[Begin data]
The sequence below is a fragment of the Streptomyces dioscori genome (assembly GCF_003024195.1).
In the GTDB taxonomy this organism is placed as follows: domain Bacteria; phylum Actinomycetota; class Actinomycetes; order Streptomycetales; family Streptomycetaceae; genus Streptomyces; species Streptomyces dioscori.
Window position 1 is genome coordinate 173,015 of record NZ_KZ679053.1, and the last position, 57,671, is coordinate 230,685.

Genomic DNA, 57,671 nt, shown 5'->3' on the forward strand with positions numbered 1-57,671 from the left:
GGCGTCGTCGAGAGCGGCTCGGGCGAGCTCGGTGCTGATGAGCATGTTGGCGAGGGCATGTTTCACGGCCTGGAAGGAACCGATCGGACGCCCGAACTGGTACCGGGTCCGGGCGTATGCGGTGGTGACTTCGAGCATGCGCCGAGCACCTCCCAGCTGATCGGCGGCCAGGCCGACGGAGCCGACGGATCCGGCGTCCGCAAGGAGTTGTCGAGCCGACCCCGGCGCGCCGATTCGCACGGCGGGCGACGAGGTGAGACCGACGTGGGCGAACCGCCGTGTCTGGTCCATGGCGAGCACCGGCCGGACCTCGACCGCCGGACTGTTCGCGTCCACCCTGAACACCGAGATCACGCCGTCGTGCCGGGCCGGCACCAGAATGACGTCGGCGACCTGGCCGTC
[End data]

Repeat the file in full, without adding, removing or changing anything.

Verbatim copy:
The sequence below is a fragment of the Streptomyces dioscori genome (assembly GCF_003024195.1).
In the GTDB taxonomy this organism is placed as follows: domain Bacteria; phylum Actinomycetota; class Actinomycetes; order Streptomycetales; family Streptomycetaceae; genus Streptomyces; species Streptomyces dioscori.
Window position 1 is genome coordinate 173,015 of record NZ_KZ679053.1, and the last position, 57,671, is coordinate 230,685.

Genomic DNA, 57,671 nt, shown 5'->3' on the forward strand with positions numbered 1-57,671 from the left:
GGCGTCGTCGAGAGCGGCTCGGGCGAGCTCGGTGCTGATGAGCATGTTGGCGAGGGCATGTTTCACGGCCTGGAAGGAACCGATCGGACGCCCGAACTGGTACCGGGTCCGGGCGTATGCGGTGGTGACTTCGAGCATGCGCCGAGCACCTCCCAGCTGATCGGCGGCCAGGCCGACGGAGCCGACGGATCCGGCGTCCGCAAGGAGTTGTCGAGCCGACCCCGGCGCGCCGATTCGCACGGCGGGCGACGAGGTGAGACCGACGTGGGCGAACCGCCGTGTCTGGTCCATGGCGAGCACCGGCCGGACCTCGACCGCCGGACTGTTCGCGTCCACCCTGAACACCGAGATCACGCCGTCGTGCCGGGCCGGCACCAGAATGACGTCGGCGACCTGGCCGTC